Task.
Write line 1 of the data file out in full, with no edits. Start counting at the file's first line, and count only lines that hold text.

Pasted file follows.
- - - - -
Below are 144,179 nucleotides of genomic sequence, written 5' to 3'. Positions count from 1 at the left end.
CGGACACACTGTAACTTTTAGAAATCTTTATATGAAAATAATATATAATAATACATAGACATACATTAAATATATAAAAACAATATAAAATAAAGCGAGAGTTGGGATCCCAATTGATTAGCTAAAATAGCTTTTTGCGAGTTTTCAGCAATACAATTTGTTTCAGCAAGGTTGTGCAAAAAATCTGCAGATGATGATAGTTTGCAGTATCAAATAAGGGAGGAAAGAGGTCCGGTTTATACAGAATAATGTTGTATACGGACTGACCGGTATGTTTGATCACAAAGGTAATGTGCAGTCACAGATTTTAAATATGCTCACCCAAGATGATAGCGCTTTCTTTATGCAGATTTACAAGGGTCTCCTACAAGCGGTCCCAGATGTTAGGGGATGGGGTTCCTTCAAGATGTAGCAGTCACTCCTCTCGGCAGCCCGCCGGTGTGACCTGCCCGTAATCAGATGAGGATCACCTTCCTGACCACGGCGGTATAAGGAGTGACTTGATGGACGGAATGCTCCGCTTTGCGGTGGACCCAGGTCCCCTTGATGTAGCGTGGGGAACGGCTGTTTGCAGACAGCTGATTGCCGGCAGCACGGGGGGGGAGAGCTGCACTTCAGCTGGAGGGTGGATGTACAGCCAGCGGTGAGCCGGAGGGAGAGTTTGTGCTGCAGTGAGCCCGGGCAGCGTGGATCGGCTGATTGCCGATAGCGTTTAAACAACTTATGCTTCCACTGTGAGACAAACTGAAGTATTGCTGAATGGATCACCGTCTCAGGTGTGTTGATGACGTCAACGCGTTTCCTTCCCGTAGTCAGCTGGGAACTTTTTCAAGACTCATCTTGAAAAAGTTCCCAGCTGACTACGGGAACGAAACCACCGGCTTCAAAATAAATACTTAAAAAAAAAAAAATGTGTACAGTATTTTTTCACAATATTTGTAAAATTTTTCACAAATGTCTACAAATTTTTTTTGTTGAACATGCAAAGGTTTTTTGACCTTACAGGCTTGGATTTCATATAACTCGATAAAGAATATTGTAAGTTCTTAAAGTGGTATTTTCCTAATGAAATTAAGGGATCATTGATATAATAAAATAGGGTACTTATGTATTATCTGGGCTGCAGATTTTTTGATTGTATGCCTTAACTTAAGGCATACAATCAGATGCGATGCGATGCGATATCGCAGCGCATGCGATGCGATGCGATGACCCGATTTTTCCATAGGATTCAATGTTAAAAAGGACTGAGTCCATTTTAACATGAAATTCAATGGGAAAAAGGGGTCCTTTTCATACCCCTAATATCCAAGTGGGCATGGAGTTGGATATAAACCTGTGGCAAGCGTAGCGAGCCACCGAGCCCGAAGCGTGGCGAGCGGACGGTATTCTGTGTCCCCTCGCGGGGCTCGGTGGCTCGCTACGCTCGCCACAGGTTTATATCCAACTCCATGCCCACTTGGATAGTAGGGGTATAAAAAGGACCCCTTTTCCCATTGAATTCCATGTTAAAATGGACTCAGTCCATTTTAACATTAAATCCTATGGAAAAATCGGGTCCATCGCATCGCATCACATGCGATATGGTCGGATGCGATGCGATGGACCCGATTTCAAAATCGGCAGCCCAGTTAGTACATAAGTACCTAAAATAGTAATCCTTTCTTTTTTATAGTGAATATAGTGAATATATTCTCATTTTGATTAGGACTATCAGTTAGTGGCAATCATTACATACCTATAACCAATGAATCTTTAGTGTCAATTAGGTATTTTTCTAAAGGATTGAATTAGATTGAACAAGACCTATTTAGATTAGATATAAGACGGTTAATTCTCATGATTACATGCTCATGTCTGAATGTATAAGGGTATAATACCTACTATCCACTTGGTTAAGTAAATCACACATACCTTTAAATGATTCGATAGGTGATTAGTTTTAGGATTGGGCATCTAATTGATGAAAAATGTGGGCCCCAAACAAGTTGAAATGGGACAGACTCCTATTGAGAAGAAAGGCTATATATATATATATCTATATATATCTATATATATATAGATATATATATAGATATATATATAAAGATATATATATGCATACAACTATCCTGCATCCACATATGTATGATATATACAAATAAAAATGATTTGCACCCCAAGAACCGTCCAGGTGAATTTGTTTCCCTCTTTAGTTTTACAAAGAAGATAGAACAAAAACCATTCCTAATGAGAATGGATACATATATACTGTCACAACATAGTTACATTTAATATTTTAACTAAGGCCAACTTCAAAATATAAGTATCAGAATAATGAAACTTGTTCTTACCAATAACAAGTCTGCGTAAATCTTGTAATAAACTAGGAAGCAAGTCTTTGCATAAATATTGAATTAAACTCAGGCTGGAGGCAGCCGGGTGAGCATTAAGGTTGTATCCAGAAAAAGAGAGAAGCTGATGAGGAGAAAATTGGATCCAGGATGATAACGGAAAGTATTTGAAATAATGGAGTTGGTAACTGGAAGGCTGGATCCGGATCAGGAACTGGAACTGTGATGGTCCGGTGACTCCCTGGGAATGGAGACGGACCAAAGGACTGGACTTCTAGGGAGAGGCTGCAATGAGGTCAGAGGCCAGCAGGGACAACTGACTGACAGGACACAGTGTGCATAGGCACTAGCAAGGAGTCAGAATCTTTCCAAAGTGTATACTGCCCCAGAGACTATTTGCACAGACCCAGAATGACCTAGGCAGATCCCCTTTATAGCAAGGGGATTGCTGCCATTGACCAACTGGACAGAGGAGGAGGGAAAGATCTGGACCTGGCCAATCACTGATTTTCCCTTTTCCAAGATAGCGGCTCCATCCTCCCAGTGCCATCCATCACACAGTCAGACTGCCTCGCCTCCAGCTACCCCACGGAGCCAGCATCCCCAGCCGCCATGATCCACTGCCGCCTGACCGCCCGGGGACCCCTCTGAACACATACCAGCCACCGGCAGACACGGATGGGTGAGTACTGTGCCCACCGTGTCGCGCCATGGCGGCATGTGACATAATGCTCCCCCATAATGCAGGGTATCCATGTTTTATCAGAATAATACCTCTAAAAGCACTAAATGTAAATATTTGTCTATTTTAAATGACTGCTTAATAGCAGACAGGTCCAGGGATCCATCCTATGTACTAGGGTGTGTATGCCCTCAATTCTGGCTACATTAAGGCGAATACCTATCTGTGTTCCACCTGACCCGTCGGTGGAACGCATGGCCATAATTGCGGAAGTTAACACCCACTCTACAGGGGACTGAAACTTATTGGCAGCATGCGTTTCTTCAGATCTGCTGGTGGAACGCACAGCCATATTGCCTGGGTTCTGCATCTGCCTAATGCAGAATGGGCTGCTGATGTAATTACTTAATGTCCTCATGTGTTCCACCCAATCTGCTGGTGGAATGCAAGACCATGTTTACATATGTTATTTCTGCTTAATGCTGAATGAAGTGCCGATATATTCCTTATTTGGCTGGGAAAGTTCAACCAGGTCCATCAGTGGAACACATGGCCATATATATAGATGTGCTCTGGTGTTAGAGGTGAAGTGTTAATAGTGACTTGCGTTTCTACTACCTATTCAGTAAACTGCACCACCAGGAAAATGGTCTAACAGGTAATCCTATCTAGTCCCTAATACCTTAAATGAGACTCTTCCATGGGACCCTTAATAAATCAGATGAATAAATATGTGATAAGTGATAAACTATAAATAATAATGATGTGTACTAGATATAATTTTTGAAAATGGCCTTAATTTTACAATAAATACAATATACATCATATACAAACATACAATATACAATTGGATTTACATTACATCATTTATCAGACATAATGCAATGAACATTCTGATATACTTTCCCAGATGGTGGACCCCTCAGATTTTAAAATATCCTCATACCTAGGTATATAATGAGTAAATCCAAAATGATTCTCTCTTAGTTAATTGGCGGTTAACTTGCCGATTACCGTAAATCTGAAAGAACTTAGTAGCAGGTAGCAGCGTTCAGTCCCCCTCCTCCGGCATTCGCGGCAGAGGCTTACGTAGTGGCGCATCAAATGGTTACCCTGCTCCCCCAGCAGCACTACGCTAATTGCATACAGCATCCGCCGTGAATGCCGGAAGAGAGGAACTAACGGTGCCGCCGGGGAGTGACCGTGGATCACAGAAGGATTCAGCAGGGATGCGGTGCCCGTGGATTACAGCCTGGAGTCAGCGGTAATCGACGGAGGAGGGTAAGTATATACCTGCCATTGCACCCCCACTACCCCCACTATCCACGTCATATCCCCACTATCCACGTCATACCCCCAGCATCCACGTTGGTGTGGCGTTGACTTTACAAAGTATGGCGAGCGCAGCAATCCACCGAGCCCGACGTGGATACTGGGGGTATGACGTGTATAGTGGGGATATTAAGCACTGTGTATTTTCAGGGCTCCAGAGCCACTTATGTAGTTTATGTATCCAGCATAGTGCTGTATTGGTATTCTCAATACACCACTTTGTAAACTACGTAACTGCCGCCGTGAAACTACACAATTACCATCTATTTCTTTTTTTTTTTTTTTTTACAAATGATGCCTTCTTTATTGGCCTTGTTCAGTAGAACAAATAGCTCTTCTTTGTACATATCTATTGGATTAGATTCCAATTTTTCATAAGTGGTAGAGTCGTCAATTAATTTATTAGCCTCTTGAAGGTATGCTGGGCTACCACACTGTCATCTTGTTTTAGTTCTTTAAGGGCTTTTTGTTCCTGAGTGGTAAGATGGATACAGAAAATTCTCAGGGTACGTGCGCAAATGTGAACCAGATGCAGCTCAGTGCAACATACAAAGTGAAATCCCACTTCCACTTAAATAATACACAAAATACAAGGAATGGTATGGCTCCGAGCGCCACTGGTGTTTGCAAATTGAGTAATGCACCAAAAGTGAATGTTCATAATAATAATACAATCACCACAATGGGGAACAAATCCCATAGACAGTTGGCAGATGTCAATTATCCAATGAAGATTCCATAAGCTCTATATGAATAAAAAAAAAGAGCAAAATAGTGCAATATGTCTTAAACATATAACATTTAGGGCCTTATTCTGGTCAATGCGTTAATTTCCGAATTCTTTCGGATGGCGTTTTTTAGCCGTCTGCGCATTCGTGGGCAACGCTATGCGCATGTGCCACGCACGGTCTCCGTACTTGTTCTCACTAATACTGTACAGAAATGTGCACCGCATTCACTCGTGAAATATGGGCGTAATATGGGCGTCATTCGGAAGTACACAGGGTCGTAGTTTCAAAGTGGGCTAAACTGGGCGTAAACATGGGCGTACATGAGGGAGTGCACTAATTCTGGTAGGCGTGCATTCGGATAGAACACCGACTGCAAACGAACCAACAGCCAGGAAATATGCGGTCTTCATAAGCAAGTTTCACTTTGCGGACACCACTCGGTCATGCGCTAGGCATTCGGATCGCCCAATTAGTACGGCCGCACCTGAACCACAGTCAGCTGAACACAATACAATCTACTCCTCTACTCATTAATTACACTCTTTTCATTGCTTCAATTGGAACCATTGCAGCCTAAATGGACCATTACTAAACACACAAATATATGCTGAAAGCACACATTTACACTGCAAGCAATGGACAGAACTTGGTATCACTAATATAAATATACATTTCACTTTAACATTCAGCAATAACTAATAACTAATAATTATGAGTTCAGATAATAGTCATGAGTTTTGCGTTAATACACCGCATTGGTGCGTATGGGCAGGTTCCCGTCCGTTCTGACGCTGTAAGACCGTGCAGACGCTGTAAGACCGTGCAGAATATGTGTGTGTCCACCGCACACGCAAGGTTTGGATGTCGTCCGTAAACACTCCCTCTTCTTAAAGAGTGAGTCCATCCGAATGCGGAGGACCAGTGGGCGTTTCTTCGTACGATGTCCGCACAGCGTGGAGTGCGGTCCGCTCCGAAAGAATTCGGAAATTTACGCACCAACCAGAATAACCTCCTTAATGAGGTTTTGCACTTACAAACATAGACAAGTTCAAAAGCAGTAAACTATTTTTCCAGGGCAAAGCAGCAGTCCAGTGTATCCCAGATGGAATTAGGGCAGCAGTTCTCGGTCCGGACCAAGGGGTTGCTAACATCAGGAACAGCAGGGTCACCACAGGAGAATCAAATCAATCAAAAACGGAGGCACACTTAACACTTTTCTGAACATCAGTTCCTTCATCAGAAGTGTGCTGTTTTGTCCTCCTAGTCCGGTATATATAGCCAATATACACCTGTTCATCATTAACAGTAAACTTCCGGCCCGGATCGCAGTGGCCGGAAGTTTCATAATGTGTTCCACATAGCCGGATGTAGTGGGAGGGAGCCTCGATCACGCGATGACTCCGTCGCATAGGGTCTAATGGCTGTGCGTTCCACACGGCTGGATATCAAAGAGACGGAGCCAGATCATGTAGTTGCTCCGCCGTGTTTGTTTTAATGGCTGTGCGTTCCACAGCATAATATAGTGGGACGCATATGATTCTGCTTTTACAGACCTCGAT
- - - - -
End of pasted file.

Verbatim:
Below are 144,179 nucleotides of genomic sequence, written 5' to 3'. Positions count from 1 at the left end.